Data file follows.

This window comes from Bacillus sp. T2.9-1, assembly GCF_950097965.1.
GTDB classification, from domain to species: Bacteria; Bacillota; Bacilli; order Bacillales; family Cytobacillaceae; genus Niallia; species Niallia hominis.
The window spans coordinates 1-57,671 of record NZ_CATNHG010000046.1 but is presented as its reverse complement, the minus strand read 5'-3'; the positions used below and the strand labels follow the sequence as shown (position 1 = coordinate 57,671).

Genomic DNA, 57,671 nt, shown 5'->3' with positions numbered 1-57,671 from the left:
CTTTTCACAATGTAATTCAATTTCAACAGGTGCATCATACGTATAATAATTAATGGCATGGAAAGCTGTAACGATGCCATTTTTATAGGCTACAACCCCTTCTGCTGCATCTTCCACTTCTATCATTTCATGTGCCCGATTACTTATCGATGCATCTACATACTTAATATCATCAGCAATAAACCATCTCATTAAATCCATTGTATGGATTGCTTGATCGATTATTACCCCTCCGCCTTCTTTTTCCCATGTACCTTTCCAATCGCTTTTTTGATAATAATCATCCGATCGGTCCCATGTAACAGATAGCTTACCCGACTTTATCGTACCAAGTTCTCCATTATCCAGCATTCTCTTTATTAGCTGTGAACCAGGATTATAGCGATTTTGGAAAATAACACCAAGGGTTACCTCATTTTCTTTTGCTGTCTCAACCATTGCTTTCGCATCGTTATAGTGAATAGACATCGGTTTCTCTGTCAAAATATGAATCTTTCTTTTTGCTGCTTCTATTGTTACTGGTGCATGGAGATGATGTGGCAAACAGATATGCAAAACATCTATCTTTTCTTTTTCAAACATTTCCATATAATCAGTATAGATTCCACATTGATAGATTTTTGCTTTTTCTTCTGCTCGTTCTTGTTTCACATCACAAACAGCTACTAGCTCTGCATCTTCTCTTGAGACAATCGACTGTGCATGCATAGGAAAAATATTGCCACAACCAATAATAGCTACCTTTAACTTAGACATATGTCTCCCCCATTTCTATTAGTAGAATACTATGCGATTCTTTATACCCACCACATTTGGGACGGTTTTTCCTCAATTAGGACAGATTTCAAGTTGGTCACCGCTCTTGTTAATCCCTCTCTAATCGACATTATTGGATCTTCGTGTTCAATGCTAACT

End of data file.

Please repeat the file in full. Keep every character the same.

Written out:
This window comes from Bacillus sp. T2.9-1, assembly GCF_950097965.1.
GTDB classification, from domain to species: Bacteria; Bacillota; Bacilli; order Bacillales; family Cytobacillaceae; genus Niallia; species Niallia hominis.
The window spans coordinates 1-57,671 of record NZ_CATNHG010000046.1 but is presented as its reverse complement, the minus strand read 5'-3'; the positions used below and the strand labels follow the sequence as shown (position 1 = coordinate 57,671).

Genomic DNA, 57,671 nt, shown 5'->3' with positions numbered 1-57,671 from the left:
CTTTTCACAATGTAATTCAATTTCAACAGGTGCATCATACGTATAATAATTAATGGCATGGAAAGCTGTAACGATGCCATTTTTATAGGCTACAACCCCTTCTGCTGCATCTTCCACTTCTATCATTTCATGTGCCCGATTACTTATCGATGCATCTACATACTTAATATCATCAGCAATAAACCATCTCATTAAATCCATTGTATGGATTGCTTGATCGATTATTACCCCTCCGCCTTCTTTTTCCCATGTACCTTTCCAATCGCTTTTTTGATAATAATCATCCGATCGGTCCCATGTAACAGATAGCTTACCCGACTTTATCGTACCAAGTTCTCCATTATCCAGCATTCTCTTTATTAGCTGTGAACCAGGATTATAGCGATTTTGGAAAATAACACCAAGGGTTACCTCATTTTCTTTTGCTGTCTCAACCATTGCTTTCGCATCGTTATAGTGAATAGACATCGGTTTCTCTGTCAAAATATGAATCTTTCTTTTTGCTGCTTCTATTGTTACTGGTGCATGGAGATGATGTGGCAAACAGATATGCAAAACATCTATCTTTTCTTTTTCAAACATTTCCATATAATCAGTATAGATTCCACATTGATAGATTTTTGCTTTTTCTTCTGCTCGTTCTTGTTTCACATCACAAACAGCTACTAGCTCTGCATCTTCTCTTGAGACAATCGACTGTGCATGCATAGGAAAAATATTGCCACAACCAATAATAGCTACCTTTAACTTAGACATATGTCTCCCCCATTTCTATTAGTAGAATACTATGCGATTCTTTATACCCACCACATTTGGGACGGTTTTTCCTCAATTAGGACAGATTTCAAGTTGGTCACCGCTCTTGTTAATCCCTCTCTAATCGACATTATTGGATCTTCGTGTTCAATGCTAACT